6.841 Advanced Complexity Theory
May 7, 2007
Lecture 23
Lecturer: Madhu Sudan
Scribe: Alex Andoni, Anastasios Sidiropoulos
1
Overview
Topics for this lecture are:
•
Continue the discussion on AverageCase analysis (as opposed to Worst Case);
•
Present Impagliazzo’s five possible worldsl
Administrativia:
•
Project presentations are on Wed and Thu in 32G531 and 32G631 respectively;
•
Email comments on PCP and AverageCase lectures by Tuesday.
•
Fill out HKN Survey online.
2
Literature on AverageCase Complexity
Some of important surveys on average case complexity (very far from being all of them) are, in approximate
chronological order:
•
Levin [1] formalized the idea that average case complexity is about problems
plus a distribution
over
inputs (i.e., hardness depends on the the distribution).
•
Impagliazzo [2] wrote a survey giving his “Personal View of AverageCase Complexity” describing 5
possible worlds (we live in exactly one of them; we just don’t know which one, yet).
•
Goldreich wrote a survey, that made its way into his book [3].
•
Ajtai [4] gave a talk at ICM’02 on connections between WorstCase complexity and AverageCase
Complexity, specifically, in the context on lattice problems.
•
Bogdanov and Trevisan [5] recently wrote a survey on “AverageCase Complexity”.
In this lecture, we discuss Impagliazzo’s five possible worlds, as well as Ajtai’s lattice problems.
3
Impagliazzo’s five possible worlds
Russell Impagliazzo wrote a survey on AverageCase Complexity [2] describing 5 possible worlds: we live in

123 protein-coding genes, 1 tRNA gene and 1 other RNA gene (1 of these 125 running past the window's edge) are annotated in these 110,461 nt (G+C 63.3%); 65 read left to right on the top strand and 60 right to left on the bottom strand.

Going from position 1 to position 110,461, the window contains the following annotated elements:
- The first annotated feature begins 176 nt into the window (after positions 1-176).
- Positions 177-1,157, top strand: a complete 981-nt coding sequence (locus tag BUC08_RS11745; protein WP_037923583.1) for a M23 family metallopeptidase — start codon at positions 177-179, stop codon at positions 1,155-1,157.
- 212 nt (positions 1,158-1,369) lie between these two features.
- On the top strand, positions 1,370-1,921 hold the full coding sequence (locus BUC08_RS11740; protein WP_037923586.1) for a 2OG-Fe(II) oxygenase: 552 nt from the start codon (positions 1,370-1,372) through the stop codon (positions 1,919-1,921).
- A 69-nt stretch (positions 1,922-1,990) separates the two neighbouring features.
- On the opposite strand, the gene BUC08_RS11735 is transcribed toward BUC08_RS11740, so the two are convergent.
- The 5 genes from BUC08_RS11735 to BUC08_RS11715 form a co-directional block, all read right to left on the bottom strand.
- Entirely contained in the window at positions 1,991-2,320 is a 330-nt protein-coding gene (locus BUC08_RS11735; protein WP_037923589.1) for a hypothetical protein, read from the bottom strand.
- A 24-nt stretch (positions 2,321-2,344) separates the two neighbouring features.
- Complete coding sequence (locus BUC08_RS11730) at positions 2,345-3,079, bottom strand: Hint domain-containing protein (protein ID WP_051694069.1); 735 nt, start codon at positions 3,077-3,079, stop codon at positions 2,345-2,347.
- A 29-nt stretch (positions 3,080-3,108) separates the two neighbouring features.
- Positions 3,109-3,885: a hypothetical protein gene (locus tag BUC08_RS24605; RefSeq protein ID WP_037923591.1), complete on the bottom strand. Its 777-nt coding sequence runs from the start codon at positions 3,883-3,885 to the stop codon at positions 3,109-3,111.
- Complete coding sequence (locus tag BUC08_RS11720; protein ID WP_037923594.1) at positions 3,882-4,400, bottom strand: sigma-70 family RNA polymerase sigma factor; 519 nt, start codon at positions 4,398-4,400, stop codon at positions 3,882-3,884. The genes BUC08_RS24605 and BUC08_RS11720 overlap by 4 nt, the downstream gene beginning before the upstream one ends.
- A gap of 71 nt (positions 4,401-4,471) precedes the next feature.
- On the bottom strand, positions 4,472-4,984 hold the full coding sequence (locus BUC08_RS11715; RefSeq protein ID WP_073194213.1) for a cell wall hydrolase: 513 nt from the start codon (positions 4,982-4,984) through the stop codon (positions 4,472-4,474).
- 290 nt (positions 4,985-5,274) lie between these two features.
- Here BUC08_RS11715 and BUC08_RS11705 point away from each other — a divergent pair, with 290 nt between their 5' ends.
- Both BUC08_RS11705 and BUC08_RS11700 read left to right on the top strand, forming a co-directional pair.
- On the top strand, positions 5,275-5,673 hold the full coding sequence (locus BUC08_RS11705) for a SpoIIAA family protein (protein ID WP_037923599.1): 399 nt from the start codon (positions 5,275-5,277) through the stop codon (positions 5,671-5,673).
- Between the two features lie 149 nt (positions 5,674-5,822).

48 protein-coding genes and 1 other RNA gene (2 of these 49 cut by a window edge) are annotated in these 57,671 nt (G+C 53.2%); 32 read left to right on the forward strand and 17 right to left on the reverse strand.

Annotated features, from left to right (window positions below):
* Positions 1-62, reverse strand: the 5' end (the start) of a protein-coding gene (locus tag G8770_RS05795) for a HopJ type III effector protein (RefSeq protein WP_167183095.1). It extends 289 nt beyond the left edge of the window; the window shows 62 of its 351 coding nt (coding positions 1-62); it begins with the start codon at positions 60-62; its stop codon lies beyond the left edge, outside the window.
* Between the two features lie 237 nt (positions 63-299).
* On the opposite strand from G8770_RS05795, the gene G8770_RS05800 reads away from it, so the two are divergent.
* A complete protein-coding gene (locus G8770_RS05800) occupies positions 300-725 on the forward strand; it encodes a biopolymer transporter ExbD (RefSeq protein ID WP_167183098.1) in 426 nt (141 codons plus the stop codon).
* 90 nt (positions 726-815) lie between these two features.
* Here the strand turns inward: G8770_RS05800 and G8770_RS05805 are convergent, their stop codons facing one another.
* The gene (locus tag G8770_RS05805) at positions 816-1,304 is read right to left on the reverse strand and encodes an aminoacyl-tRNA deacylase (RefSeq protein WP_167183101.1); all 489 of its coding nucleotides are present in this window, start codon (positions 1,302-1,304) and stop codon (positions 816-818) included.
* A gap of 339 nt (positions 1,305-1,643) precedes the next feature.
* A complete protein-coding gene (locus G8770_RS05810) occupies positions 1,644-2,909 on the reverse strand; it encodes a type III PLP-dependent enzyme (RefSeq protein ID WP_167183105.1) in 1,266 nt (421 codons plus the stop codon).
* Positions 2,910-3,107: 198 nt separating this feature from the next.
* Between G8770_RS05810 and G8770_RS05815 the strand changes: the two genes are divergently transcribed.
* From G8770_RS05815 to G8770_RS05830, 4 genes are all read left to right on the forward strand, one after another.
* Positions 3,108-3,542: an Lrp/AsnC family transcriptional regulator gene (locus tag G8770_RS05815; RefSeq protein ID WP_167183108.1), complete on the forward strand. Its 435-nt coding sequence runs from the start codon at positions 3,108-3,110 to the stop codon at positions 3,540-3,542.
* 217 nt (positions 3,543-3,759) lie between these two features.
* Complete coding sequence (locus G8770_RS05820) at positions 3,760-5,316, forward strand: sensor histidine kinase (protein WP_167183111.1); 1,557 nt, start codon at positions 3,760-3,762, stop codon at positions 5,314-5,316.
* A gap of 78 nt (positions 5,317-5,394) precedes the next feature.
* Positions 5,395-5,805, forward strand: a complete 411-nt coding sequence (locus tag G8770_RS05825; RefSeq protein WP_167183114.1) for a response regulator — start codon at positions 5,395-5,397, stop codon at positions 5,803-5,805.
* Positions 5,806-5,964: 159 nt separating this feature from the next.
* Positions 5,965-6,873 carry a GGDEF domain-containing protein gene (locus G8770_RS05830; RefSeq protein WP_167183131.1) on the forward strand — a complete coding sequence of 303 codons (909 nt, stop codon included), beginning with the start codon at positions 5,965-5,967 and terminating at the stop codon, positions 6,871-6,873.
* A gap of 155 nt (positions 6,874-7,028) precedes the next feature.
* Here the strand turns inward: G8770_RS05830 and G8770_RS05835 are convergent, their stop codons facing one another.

one of them, but do not yet know which one.
The motivation for the classification is to relate cryptography to worstcase/averagecase complexity. A
question raised by DiffieHellmann was whether we can base cryptography on strong assumptions such as
P = NP. Today we can’t, and there are roughly 3 questions that, at the moment, seem relatively independent:
•
P = N
P
;
•
Existence of oneway functions (defined below).
This implies some cryptography (DiffieHellmann’s
protocol);
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•
Existence of Public Key CryptoSystems (PKCS) (best example of it is, of course, RSA).
The only implications we know are that PKCS implies existence of oneway functions, which, in turn,
imply P = N
P
. Where does the truth lie?
Definition 1
A
oneway function
is a function
f
:
{
0
,
1
}
*
→ {
0
,
1
}
*
such that it is easy to compute but hard
to invert on average, i.e.:
Easy: Computing
f
(
x
)
takes
poly
(

x

)
time;
Hard: Given a random
x
←
U
n
(uniform over
{
0
,
1
}
n
), it is hard to invert
f
(
x
)
, that is for any polytime
probabilistictime algorithm
A
, we have that
Pr
x
←
U
n
[
A
(
f
(
x
))
∈
f

1
(
f
(
x
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 Spring '09
 MadhuSudan
 Analysis of algorithms, Computational complexity theory, Professor Grouse

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